Gay advocates are going ballistic and ignoring the research
What is a little surprising is that scholarly associations would criticize their peer, Paul Sullins, for not doing things which he patently did do in his study, and for benefiting from an allegedly slipshod peer review process that, in fact, is far more rigorous and open than anything their own favourite studies have been subjected to. Such is the quality of briefs submitted by the American Psychological Association and the American Sociological Association to the US Supreme Court last month in support of a ruling in favour of same-sex marriage.
Sulllins, an associate professor of sociology at the Catholic University of America, has replied in detail to these misrepresentations in a brief to SCOTUS jointly submitted with fellow sociologists Loren Marks, of Louisiana State University, and Mark Regnerus, of the University of Texas at Austin, and two organisations – the American College of Paediatricians and Family Watch International.
Regnerus was the first to feel the full wrath of the gay marriage movement with the publication of his landmark New Family Structures Study in 2012 and its finding that the adult children of women who had had same-sex relationships did significantly worse on many measures than the children of married heterosexual couples.
The main scientific pretext for dismissing Regnerus’ study was that he compared the most stable form of family with lesbian or mixed orientation households that happened to be particularly unstable. The APA and ASA has lazily levelled this charge at Sullins as well – ignoring the fact that most studies alleging to show “no differences” between children raised in heterosexual and same-sex families have not accounted for this variable either.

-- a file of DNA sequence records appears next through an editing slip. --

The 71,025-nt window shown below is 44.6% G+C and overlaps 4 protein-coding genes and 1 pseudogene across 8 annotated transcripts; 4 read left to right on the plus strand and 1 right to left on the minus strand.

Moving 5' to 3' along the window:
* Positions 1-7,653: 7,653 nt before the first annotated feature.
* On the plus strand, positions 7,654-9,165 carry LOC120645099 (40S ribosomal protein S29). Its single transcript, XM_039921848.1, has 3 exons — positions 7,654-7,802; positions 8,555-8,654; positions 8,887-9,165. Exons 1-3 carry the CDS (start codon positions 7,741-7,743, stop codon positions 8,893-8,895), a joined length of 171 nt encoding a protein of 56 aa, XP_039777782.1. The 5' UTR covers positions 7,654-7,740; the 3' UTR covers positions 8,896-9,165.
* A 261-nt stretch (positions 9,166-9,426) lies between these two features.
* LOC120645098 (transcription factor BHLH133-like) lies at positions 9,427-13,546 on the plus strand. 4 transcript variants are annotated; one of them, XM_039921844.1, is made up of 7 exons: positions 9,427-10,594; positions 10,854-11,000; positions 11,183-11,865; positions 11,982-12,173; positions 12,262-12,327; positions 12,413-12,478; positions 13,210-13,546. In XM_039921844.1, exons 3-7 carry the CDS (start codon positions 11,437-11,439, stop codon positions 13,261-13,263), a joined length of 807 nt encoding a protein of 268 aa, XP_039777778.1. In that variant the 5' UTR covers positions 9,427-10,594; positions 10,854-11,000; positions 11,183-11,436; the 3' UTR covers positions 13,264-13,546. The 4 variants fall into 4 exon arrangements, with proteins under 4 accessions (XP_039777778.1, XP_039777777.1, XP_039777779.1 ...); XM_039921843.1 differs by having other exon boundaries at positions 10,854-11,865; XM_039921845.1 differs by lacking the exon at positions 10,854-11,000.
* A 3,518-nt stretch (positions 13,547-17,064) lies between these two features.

Testing the instability thesis
In fact, Sullins did control for family instability in Emotional Problems among Children with Same-sex Parents: Difference by Definition — in two ways.
First, he used as a proxy for stability whether a household was in its own home or in rented accommodation, since there is abundant research showing that home-owning families are much more relationally stable than renters. At the same time he controlled for the effects of income and education on the type of housing.
Sure enough, home ownership had a strong effect on emotional problems across the board (“children of families in rented quarters are 31 percent more likely to experience emotional problems than children of homeowner families”). But it accounted for only 3 percent of the difference in risk of emotional problems between opposite-sex and same-sex families. Children in stable same-sex families are still about twice as likely to suffer serious emotional problems as are children in stable opposite-sex families.
Second, Sullins compared same-sex families with only opposite-sex step-parent or “blended” families to test the effect of past family breakdown. In other words, he compared his whole sample of same-sex families with the least stable of heterosexual families in his data, conceding as much ground as possible to the thesis that instability is the only or main reason that children in the former seem to be at a disadvantage. Incomprehensibly, says Sullins, the APA calls this a “methodological flaw”.
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